Routine Mayer's Hematoxylin and Eosin Stain (H&E)

Manual of Histologic Staining Methods of the Armed Forces Institute of Pathology (Third Edition). American Registry of Pathology ( Luna, Lee G., HT(ASCP) (editor)), McGraw Hill Publishers, New York 1960 (Progressive Stain)

Mayer's hematoxylin is used because it eliminates the necessity for differentiation and bluing of the section. It can be considered a progressive stain which produces a stained section with a clearly defined nuclei while the background is completely colorless.
The biggest objection to Mayer's hematoxylin as used in the past, has been that stained slides often fade after 1 to 3 years. This problem can be eliminated, however, when the slides are washed, after the hematoxylin, in running water for a minimum of 20 minutes.
This method gives consistent results even when more than one person stains sections from the same block. Also, slides may be left in the hematoxylin for hours with-out overstaining. Because of the simplicity of the technique, it is possible to teach others to use it within a shorter time as well as a definite reduction in time performance of the stain itself.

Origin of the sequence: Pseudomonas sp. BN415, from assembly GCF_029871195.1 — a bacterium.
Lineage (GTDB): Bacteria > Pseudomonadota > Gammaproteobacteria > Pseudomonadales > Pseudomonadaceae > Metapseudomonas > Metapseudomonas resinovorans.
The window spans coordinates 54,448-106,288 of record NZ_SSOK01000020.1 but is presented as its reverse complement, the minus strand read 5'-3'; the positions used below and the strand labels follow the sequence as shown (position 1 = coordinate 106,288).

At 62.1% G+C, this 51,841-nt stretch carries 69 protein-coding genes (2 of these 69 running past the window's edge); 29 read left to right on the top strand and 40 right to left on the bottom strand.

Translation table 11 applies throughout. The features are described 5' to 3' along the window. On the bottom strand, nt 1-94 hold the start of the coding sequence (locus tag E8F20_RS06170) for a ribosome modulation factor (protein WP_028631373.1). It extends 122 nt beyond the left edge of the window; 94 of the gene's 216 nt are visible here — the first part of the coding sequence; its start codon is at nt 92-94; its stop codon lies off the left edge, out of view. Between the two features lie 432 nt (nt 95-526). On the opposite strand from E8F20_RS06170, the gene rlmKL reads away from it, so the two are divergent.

Any well fixed tissue.
Paraffin, celloidin, or frozen
  • Mayer's Hematoxylin
  • Eosin Solutions
  • Gram's or Lugol's Iodine
Staining Procedure
  1. Deparaffinize and hydrate to water
  2. If sections are Zenker-fixed, remove the mercuric chloride crystals with iodine and clear with sodium thiosulphate (hypo)
  3. Mayer's hematoxylin for 15 minutes
  4. Wash in running tap water for 20 minutes
  5. Counterstain with eosin from 15 seconds to 2 minutes depending on the age of the eosin, and the depth of the counterstain desired. For even staining results dip slides several times before allowing them to set in the eosin for the desired time
  6. Dehydrate in 95% and absolute alcohols, two changes of 2 minutes each or until excess eosin is removed. Check under microscope
  7. Clear in xylene, two changes of 2 minutes each
  8. Mount in Permount or Histoclad
Nuclei - blue - with some metachromasia
Cytoplasm - various shades of pink-identifying different tissue components
The adhesives used to attach sections onto the slides (gelatin, egg albumen) will sometimes stain, in areas around the section, with Mayer's hematoxylin. This will give the slides a slightly dark appearance but in no way affects the nuclear staining. To remedy this, use 10-12% glacial acetic acid in 95% alcohol, to "clean" the slides after Mayer's hematoxylin. Following with a few dips in saturated aqueous lithium carbonate, the nuclei will blue immediately. This is optional, for the 20-minute wash in running water is sufficient to blue the nuclei. This step will in no way alter or minimize the staining of the nuclei.
Histopathology Laboratories, Armed Forces Institute of Pathology, Washington, D.C. 20305.